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Photos: Living legends of rock

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  1. Aerosmith

    The band's unique style, rooted in blues-based hard rock, incorporates elements of pop, heavy metal, glam and R&B, which has inspired legions of rock artists that came after them. Lead singer Steven Tyler and the rest of the band have enjoyed hits in the '70s ("Dream On"), '80s ("Dude (Looks Like A Lady)"), '90s ("Janie's Got A Gun") and beyond. (Frank Micelotta / Getty Images) Back to slideshow navigation
  2. Bruce Springsteen

    "The Boss" is best known for his brand of heartland rock infused with pop hooks, poetic lyrics and Americana centered around his native New Jersey. His unique style of expressing ordinary, everyday problems has earned him numerous awards, including Grammy and Academy awards. It also has brought him a legion of dedicated and devoted fans around the world. Songs such as "Badlands," "Born To Run" and "Born in the U.S.A." are among rock's best-known anthems. (Anders Wiklund / AP) Back to slideshow navigation
  3. Carlos Santana

    The Grammy-winning guitarist became famous in the late 1960s and early 1970s with his band, Santana, which created a highly successful blend of salsa, rock, blues and jazz. He is No. 15 on Rolling Stone magazine's list of the top 100 guitarists of all time. (Afp / AFP/Getty Images) Back to slideshow navigation
  4. David Bowie

    One of the pioneers of glam rock, "Ziggy Stardust" has re-invented his music and his image over his decades-long career. From "Starman" to "Fame" to "Heroes" to "Let's Dance" to "Modern Love," Bowie has remained a fixture on the music charts. (Robert E. Klein / AP) Back to slideshow navigation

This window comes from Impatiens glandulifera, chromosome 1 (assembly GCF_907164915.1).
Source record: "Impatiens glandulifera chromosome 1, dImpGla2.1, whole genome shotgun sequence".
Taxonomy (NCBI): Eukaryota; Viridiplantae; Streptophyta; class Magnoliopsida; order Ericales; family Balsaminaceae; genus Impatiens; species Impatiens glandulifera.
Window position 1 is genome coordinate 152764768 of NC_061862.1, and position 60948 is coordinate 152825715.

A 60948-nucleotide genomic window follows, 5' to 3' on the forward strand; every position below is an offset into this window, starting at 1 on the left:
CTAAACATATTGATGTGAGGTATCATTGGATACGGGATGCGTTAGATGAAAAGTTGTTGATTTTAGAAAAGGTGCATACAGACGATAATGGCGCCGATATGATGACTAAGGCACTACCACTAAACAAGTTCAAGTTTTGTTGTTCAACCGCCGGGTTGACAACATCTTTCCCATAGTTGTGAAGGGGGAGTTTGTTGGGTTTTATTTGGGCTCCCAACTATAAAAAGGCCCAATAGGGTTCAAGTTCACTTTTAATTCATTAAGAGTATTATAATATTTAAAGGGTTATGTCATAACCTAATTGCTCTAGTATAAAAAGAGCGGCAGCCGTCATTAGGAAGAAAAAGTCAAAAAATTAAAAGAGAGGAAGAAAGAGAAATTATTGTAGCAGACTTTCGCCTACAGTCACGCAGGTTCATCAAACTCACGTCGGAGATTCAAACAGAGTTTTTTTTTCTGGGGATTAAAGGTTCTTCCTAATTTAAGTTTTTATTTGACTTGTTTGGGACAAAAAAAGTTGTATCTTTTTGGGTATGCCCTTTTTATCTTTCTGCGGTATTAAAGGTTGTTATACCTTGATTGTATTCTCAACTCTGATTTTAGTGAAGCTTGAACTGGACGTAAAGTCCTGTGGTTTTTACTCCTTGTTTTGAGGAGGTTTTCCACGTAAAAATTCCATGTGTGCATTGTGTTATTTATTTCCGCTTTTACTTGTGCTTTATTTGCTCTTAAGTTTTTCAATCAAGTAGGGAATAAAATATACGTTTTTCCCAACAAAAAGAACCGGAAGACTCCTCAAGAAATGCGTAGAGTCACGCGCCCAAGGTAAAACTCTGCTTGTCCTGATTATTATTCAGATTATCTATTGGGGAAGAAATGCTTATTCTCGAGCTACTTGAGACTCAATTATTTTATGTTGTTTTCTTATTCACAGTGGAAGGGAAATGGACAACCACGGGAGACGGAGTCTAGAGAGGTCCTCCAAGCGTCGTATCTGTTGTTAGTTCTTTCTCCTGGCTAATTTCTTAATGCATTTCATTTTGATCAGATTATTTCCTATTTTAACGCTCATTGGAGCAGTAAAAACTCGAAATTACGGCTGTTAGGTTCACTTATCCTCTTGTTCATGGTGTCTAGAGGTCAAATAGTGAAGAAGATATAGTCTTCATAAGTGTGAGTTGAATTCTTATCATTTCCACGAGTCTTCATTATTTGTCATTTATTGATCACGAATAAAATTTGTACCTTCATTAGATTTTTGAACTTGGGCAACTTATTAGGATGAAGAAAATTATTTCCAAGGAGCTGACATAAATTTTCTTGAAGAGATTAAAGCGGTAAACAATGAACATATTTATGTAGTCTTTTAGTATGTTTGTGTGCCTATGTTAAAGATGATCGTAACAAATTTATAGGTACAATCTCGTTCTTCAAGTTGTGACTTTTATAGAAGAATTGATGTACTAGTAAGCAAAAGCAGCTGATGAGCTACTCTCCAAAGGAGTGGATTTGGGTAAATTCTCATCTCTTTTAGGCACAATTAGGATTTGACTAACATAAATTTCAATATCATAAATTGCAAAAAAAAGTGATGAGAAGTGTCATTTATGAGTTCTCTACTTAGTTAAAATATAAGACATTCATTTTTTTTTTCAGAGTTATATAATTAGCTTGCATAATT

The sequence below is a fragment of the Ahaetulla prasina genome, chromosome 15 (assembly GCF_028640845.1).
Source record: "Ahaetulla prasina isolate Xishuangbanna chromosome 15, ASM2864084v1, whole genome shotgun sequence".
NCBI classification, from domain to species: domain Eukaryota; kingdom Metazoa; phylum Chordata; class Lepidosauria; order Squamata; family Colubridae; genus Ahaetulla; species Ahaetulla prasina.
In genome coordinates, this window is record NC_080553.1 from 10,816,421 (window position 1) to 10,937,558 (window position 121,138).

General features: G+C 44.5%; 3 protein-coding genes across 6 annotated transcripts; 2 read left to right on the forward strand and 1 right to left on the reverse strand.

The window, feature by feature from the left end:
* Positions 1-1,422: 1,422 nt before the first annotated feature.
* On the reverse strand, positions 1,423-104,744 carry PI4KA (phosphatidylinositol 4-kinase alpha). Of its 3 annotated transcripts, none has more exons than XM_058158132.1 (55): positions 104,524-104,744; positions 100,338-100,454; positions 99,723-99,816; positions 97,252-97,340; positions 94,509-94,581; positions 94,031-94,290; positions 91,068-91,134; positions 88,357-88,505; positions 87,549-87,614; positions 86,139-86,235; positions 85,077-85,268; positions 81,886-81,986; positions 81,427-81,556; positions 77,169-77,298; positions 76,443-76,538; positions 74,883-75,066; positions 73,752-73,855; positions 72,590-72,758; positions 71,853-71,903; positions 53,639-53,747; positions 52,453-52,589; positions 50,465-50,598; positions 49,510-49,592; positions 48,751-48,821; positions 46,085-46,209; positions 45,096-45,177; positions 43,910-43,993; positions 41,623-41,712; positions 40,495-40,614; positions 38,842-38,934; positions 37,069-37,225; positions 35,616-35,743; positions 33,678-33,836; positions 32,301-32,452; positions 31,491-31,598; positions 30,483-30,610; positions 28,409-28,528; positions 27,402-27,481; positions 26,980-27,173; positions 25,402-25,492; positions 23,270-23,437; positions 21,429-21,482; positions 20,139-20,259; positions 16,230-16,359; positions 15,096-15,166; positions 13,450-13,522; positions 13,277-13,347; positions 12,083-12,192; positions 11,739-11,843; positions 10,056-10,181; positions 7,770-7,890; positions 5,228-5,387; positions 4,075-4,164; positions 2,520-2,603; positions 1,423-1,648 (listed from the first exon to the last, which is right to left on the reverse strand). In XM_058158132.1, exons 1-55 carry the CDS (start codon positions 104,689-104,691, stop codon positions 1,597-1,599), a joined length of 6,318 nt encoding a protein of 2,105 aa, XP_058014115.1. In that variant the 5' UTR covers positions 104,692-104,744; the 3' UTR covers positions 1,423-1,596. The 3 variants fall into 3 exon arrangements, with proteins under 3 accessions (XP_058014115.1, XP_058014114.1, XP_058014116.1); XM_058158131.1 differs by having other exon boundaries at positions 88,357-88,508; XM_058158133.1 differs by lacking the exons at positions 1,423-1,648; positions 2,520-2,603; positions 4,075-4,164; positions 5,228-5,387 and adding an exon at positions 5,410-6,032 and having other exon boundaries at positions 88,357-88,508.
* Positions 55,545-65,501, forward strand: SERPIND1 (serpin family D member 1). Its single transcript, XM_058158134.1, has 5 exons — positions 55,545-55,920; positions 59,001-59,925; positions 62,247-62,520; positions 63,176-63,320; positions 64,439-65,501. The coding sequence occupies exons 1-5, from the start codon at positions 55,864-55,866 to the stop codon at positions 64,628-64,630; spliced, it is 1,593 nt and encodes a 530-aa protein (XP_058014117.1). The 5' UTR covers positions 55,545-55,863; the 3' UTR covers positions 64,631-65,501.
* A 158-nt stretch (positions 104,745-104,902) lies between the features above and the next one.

5. Elton John

    In the 1970s, nobody was bigger than Reginald Dwight, better known as Elton John. He has sold more than 100 million singles, almost all of which were co-written with lyricist Bernie Taupin. His hits, which include "Rocket Man," "Benny and the Jets," "Your Song" and "Goodbye Yellow Brick Road" feature his classic piano, rich arrangements as well as his soothing tenor voice. He also is famous for his flamboyant costumes and stage shows. He was inducted into the Rock and Roll Hall of Fame in 1994. (Dave Hunt / EPA) Back to slideshow navigation
  6. Eric Clapton

    "Slowhand's" musical career has always remained rooted in blues. From his work in the Yardbirds, to Cream (pictured) to Derek and the Dominos, Clapton has infused his blues sound with psychedelia, reggae, rock and pop. His hits include "For Your Love" (Yardbirds), "Sunshine of Your Love" (Cream), "Layla" (Derek and the Dominos) as well as solo hits "After Midnight," "I Shot The Sheriff" and "Wonderful Tonight." He was induced into the Rock and Roll Hall of Fame as a solo artist in 2000. (Scott Gries / Getty Images) Back to slideshow navigation
  7. Jerry Lee Lewis

    "The Killer" is a pioneer of rock and roll, unleashing his energetic rockabilly sound, which included hits like "Whole Lotta Shakin' Going On" and "Great Balls of Fire" in the '50s. He was inducted into the Rock and Roll Hall of Fame in 1986. (Mogens Flindt / EPA) Back to slideshow navigation
  8. Led Zeppelin

    This heavy blues-driven band is among the pioneers of heavy metal. Formed in 1968 by guitarist Jimmy Page, the group (featuring lead singer Robert Plant, right, bassist-keyboardist John Paul Jones, left, and the late John Bonham) infused folk, reggae, Celtic, Arabic and country into its sound. Known for their hard-driving concerts and tours of excess, The Zep sold more than 300 million albums worldwide before disbanding in 1980 after the death of Bonham. They reunited for a tribute concert in 2007 with Bonham's son, Jason, playing drums. (Kevin Westenberg / Getty Images) Back to slideshow navigation